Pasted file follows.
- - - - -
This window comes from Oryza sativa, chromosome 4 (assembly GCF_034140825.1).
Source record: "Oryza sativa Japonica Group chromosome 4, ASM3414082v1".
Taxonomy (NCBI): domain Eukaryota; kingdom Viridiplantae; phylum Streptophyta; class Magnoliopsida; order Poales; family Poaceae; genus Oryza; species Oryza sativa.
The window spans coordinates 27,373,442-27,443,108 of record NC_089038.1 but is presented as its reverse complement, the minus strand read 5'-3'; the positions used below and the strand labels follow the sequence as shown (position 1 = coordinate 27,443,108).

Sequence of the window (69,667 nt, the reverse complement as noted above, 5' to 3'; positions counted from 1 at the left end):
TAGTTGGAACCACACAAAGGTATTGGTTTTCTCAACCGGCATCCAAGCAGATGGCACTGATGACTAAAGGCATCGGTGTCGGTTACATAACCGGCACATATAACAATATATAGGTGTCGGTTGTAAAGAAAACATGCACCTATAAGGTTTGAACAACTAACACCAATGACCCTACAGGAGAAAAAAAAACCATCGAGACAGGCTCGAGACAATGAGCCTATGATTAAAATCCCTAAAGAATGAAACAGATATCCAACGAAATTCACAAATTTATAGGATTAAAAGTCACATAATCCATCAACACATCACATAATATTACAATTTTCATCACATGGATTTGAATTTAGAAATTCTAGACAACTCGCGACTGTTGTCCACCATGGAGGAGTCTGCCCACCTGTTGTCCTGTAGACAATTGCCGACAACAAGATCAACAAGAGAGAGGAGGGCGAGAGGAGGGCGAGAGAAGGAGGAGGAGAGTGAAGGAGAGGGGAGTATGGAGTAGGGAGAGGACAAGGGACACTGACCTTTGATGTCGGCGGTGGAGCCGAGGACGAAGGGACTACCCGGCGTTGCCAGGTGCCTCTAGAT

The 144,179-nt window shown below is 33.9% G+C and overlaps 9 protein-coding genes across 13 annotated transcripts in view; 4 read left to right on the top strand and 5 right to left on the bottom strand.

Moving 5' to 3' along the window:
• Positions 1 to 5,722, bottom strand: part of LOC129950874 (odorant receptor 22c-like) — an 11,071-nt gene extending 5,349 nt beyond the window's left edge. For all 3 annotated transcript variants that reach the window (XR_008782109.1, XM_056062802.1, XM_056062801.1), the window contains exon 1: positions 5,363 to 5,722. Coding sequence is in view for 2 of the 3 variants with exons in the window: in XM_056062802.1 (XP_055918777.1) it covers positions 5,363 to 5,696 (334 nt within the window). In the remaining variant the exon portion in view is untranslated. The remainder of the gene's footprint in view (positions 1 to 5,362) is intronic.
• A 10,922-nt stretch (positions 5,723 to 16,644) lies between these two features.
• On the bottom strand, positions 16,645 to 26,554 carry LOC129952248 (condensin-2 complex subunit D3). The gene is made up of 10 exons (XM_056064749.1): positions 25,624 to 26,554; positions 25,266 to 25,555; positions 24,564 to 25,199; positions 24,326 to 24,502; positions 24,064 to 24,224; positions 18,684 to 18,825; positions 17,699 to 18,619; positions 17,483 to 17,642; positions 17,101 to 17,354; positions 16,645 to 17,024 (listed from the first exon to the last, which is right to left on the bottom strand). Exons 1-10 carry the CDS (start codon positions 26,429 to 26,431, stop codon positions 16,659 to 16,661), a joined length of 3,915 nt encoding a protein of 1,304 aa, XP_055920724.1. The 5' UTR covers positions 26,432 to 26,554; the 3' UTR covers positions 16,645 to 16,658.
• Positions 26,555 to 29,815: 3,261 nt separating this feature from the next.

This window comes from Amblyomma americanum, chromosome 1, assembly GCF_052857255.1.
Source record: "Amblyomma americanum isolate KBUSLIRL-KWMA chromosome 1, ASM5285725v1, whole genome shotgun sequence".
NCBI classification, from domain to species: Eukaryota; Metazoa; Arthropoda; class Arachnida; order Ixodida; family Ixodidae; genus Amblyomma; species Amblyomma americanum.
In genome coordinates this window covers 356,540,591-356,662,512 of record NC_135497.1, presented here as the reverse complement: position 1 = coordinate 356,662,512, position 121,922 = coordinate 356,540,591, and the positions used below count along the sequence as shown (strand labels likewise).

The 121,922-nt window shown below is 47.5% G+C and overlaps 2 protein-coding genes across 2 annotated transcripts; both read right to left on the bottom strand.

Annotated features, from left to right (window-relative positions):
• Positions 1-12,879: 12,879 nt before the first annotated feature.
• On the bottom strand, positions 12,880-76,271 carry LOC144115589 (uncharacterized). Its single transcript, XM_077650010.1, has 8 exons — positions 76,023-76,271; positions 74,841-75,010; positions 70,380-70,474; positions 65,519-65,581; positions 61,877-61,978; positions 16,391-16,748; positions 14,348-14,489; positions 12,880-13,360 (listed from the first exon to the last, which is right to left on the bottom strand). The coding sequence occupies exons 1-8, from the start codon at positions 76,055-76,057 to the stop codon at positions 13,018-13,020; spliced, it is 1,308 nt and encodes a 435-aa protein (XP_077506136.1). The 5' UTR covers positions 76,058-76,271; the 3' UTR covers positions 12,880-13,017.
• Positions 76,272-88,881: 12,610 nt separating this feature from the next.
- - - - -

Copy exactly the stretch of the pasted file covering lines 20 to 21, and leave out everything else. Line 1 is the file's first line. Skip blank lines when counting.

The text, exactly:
• On the bottom strand, positions 12,880-76,271 carry LOC144115589 (uncharacterized). Its single transcript, XM_077650010.1, has 8 exons — positions 76,023-76,271; positions 74,841-75,010; positions 70,380-70,474; positions 65,519-65,581; positions 61,877-61,978; positions 16,391-16,748; positions 14,348-14,489; positions 12,880-13,360 (listed from the first exon to the last, which is right to left on the bottom strand). The coding sequence occupies exons 1-8, from the start codon at positions 76,055-76,057 to the stop codon at positions 13,018-13,020; spliced, it is 1,308 nt and encodes a 435-aa protein (XP_077506136.1). The 5' UTR covers positions 76,058-76,271; the 3' UTR covers positions 12,880-13,017.
• Positions 76,272-88,881: 12,610 nt separating this feature from the next.